Seeking to combat a spreading global financial crisis, the International Monetary Fund said on Sunday it had reached a tentative agreement to provide Ukraine with $16.5 billion in loans and announced that emergency assistance for Hungary had cleared a key hurdle.
The decisions were announced by IMF Managing Director Dominique Strauss-Kahn, who stressed that the 185-nation lending agency would act with speed to provide support for countries whose economies are being buffeted by the crisis.
Strauss-Kahn said the loan for Ukraine was designed to bolster confidence and noted that the assistance was sizable in relation to the country's borrowing rights with the IMF.
In a separate announcement, Strauss-Kahn said the IMF staff had reached broad agreement with Hungarian authorities on a reform package that the country will implement as a condition for getting its own emergency loans from the IMF. Agreement on reforms is a necessary first step in receiving IMF assistance. Strauss-Kahn said the IMF was ready to approve a "substantial financing package" for Hungary within the next few days after all the details of the reform program are put in final form. He said the IMF's executive board would consider loans for Hungary under expedited procedures. He did not give a figure for how large the IMF loan to Hungary would be.
In his comments on Ukraine, Strauss-Kahn said in a statement, "The IMF is moving expeditiously to help Ukraine and this program is focused on the essential upfront measures needed to maintain confidence and economic and financial stability." The decision to aid Ukraine came two days after the IMF announced it was supplying a $2 billion loan package to Iceland, whose banking system has collapsed amid the global credit crunch. Iceland, the first Western nation to receive IMF assistance in more than three decades, and Ukraine will both be given IMF loans in an effort to stabilize their economies.
The IMF's executive board is expected to consider in the coming week ways to streamline its emergency loan programs as it braces for a stream of petitions from countries seeking support. President George W. Bush and other leaders of the Group of 20 major industrial and emerging market economies will meet in Washington next month to discuss ways to overhaul the global financial architecture to better cope with the financial crisis. The ongoing global turmoil has resulted in the biggest upheavals on Wall Street in 70 years and prompted Congress on Oct. 3 to pass a $700 billion rescue package for the U.S. financial system. Britain and other European nations have put forward massive resources to stabilize their countries' banks.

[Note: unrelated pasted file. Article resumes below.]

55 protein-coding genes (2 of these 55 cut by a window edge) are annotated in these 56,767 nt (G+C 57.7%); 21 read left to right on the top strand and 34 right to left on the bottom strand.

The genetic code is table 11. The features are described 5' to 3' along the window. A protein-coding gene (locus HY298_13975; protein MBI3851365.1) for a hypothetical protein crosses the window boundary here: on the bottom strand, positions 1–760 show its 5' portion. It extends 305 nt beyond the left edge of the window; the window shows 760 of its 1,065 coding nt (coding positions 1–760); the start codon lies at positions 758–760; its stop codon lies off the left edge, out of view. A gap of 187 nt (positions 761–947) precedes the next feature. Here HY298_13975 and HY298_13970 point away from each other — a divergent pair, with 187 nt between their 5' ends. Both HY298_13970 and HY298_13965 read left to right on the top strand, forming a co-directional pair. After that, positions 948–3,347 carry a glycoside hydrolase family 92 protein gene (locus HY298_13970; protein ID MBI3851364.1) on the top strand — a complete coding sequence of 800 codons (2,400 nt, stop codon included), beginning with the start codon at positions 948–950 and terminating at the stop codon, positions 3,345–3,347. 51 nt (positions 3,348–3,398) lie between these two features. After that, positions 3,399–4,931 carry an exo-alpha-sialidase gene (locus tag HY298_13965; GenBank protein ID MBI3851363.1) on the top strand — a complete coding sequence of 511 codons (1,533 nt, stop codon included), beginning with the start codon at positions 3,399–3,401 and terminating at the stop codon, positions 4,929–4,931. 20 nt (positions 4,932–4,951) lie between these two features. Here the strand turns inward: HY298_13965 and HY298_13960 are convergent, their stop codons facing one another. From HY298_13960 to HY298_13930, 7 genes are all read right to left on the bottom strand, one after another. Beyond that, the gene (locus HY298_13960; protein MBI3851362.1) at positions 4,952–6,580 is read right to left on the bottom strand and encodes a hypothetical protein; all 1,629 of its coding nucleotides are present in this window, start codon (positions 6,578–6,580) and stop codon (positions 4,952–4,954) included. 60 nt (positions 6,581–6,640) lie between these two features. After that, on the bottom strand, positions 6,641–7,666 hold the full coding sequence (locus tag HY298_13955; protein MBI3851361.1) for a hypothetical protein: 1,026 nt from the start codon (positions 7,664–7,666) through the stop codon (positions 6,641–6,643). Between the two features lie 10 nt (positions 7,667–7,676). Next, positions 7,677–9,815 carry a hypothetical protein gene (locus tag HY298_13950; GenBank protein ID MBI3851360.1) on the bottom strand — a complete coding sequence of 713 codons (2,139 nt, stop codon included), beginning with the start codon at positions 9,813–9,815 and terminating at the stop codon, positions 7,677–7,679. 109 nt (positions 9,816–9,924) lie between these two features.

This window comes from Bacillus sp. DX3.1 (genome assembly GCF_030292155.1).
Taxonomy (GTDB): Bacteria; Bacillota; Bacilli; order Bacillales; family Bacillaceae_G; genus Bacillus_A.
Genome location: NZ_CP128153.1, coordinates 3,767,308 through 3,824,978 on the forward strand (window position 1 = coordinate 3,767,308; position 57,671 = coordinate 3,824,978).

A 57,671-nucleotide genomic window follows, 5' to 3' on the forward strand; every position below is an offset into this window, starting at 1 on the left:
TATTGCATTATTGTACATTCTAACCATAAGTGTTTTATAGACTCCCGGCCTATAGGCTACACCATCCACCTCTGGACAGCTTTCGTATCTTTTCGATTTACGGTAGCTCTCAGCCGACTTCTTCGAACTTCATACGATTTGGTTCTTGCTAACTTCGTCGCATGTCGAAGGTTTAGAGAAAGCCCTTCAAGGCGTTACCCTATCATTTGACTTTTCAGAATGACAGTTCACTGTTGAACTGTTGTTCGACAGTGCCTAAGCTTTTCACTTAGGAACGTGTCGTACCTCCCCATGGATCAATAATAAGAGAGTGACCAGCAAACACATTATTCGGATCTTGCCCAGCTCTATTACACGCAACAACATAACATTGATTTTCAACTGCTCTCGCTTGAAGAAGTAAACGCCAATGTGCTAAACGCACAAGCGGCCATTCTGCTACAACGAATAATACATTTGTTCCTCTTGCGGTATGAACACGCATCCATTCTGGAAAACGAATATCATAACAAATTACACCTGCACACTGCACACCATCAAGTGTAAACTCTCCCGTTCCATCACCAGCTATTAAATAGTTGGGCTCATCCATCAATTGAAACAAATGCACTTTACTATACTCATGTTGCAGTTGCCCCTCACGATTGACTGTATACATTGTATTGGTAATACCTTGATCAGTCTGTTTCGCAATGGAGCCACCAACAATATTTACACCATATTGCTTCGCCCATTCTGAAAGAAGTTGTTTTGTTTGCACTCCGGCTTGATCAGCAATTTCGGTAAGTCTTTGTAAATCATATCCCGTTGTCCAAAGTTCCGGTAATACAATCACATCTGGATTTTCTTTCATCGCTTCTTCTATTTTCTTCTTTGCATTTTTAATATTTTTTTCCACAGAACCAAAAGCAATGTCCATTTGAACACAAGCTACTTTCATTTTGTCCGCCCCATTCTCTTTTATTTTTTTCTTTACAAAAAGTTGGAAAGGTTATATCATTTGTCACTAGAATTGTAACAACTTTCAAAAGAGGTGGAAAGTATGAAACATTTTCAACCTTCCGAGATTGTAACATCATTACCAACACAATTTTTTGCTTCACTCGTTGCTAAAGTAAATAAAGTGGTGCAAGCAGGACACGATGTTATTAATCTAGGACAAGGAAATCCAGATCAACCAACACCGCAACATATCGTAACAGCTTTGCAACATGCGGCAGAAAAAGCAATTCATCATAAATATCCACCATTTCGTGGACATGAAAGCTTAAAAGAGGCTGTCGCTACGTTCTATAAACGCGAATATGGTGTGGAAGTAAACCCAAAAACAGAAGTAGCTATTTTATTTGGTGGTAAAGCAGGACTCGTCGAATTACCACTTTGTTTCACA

Strauss-Kahn said the agreement with Ukraine would be sent to the IMF's 24-member executive board for approval once the country's legislature has made changes to improve the way the government handles bank failures. He praised the reform package that Ukraine had worked out with an IMF staff team.
"Ukraine has developed a comprehensive policy package designed to help the country meet the balance of payments needs created by the collapse of steel prices and the global financial turmoil and related difficulties in Ukraine's financial system," Strauss-Kahn said.
Ukraine's Finance Ministry and its central bank said the loan would help shore up the country's flagging economic situation. "The support by the fund will promote an accelerated cooperation between Ukraine and other international financial organizations, ... strengthen the confidence of private investors and ensure stable operations of the banking system of Ukraine," the institutions said in a joint statement.
If approved, the loan would be a crucial lifeline for the former Soviet republic, which is struggling to keep its financial system afloat amid the global economic crisis.
A sharp decline in world prices for steel, Ukraine's main export, and a steep drop in the value of its currency, the hryvna, have left many analysts speculating that the country faces dire economic straits.
It comes on top of continuing political turmoil, with the country's leading politicians feuding ahead of new parliamentary elections scheduled for December.
The world financial crisis has put heavy pressure on European currencies in recent days, with the British pound and the euro sagging on worries over Europe's exposure to emerging markets _ particularly its crisis-stricken eastern neighbors. Sunday's IMF announcement came just two days after the Ukraine's National Bank announced that it would allow the official exchange rate for the hryvna to move closer to the market's exchange rate, fulfilling a key IMF condition.
The hryvna has lost more than 20 percent in the financial crisis that has hit Ukraine hard. The currency fell to its historic low Thursday, trading at 6.01 per $1 on the foreign currency exchange. The fall was due to a shortage of foreign currency because of a 40 percent decline in exports and a run on banks that stripped the banking sector of $3.4 billion this month.
The IMF loan is expected to help stabilize the financial sector, but the deepening political crisis threatened to block the deal. Allies of Prime Minister Yulia Tymoshenko broke parliament's electronic voting system Friday as they protested President Viktor Yushchenko's order to hold early elections.
Tymoshenko and Yushchenko were allies during the tumultuous 2004 Orange Revolution mass protests that propelled Yushchenko to the presidency. But the two have turned into fierce rivals ahead of the scheduled 2010 presidential election.
Yushchenko ordered a new parliamentary vote in December, but Tymoshenko is fighting to avoid the vote and retain her job.
Mike Eckel reported from Moscow